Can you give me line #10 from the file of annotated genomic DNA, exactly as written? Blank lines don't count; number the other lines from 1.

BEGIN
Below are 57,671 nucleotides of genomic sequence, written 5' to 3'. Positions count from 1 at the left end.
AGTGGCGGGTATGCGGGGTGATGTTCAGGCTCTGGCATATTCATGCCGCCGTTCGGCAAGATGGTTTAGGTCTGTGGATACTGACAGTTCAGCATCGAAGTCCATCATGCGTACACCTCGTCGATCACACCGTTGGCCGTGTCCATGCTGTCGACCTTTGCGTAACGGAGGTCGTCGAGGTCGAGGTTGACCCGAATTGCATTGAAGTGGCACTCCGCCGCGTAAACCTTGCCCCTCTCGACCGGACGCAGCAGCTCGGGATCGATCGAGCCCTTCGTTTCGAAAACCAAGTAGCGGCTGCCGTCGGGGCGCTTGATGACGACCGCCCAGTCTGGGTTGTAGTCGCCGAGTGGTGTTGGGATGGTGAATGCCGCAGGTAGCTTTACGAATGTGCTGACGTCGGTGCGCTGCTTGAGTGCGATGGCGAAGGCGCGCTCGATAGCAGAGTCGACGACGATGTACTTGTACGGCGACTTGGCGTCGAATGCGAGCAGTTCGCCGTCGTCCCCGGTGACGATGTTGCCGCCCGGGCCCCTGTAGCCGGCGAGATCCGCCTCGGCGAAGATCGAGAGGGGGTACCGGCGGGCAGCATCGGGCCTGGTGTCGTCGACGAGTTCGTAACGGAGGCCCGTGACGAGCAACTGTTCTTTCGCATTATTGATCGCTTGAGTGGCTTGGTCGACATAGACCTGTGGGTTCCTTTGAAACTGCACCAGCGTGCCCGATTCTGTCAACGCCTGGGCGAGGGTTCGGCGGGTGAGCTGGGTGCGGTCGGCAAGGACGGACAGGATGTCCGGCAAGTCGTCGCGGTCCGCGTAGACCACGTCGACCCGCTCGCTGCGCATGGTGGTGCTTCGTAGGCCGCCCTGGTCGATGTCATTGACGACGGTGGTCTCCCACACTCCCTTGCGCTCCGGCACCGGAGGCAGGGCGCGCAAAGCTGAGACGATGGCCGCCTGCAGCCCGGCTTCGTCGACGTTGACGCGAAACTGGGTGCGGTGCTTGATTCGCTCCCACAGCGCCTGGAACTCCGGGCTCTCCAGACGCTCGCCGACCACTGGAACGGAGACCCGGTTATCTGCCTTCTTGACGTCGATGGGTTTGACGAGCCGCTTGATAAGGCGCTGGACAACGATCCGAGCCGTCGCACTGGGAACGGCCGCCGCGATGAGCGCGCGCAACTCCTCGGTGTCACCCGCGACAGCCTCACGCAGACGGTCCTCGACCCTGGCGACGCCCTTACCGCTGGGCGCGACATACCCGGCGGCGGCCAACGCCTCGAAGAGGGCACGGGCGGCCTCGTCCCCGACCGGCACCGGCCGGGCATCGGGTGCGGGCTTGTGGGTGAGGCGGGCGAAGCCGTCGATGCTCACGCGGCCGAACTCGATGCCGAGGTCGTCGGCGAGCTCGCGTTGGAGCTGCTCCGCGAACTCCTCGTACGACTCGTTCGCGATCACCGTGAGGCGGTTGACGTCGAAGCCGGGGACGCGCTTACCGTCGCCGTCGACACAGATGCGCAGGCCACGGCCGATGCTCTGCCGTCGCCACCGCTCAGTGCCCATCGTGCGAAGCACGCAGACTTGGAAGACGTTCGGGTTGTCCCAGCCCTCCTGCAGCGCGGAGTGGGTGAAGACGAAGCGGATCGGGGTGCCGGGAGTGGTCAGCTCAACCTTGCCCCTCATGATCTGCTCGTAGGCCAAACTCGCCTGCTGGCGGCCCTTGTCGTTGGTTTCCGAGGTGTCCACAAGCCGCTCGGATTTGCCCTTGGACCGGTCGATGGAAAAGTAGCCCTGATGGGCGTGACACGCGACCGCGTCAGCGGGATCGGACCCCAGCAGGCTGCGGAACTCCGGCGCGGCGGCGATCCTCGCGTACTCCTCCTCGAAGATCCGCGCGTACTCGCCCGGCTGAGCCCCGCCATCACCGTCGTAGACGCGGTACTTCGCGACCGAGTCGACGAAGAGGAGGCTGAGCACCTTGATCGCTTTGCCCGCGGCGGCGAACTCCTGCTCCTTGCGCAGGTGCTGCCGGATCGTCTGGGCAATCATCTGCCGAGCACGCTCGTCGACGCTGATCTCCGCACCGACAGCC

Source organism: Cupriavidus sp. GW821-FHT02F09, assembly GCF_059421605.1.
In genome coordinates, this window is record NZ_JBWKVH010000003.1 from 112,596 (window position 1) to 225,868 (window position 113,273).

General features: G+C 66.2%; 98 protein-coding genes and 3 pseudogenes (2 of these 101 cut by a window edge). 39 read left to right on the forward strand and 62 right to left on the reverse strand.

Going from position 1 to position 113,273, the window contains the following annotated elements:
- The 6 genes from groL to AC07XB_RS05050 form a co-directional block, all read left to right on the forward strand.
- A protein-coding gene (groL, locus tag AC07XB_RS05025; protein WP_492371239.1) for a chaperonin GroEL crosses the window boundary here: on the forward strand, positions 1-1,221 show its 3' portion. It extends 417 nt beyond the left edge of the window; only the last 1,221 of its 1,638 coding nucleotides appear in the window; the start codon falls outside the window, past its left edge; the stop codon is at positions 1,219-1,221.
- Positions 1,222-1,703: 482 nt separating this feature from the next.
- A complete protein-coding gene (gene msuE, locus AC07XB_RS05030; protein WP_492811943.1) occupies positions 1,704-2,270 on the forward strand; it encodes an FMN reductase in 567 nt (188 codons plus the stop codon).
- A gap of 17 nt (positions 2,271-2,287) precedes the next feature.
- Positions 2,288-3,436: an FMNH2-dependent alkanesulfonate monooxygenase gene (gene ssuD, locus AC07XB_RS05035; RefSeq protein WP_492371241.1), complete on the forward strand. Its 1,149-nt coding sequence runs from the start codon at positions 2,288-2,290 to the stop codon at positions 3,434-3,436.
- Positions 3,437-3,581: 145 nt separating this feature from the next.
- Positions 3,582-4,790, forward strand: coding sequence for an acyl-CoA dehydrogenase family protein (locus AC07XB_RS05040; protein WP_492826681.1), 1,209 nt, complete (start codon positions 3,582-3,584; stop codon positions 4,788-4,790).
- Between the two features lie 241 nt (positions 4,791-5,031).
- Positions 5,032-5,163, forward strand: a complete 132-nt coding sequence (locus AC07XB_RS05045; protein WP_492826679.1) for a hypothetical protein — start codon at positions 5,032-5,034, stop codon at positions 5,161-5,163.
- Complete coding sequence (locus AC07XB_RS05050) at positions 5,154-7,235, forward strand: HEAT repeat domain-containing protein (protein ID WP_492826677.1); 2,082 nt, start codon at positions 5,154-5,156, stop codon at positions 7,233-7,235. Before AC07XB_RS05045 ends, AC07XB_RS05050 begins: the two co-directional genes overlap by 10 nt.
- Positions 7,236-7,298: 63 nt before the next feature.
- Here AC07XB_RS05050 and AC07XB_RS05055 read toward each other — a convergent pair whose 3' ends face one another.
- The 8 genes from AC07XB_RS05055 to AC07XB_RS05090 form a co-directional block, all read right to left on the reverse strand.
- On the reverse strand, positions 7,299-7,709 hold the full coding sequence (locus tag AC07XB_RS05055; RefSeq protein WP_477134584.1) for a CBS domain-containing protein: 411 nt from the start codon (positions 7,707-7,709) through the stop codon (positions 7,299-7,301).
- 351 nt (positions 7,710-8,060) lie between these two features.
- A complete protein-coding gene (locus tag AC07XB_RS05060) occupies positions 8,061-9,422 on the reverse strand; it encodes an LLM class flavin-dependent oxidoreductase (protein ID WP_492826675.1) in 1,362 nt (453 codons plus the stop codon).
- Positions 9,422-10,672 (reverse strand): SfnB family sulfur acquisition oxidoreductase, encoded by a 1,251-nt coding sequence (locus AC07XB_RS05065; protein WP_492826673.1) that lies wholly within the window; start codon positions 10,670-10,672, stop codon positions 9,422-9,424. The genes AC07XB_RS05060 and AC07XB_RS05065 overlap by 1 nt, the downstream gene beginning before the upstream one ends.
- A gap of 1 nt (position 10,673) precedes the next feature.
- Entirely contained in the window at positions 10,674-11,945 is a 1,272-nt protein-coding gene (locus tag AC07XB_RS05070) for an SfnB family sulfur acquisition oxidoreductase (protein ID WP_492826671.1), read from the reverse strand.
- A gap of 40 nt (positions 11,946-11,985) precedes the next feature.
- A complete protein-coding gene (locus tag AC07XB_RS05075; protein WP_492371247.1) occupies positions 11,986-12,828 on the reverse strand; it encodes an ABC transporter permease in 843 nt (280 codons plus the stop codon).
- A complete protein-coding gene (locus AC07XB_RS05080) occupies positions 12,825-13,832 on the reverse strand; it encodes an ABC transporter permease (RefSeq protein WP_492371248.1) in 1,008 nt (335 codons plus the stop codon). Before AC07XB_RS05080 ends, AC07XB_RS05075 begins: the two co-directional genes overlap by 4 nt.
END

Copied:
- A complete protein-coding gene (gene msuE, locus AC07XB_RS05030; protein WP_492811943.1) occupies positions 1,704-2,270 on the forward strand; it encodes an FMN reductase in 567 nt (188 codons plus the stop codon).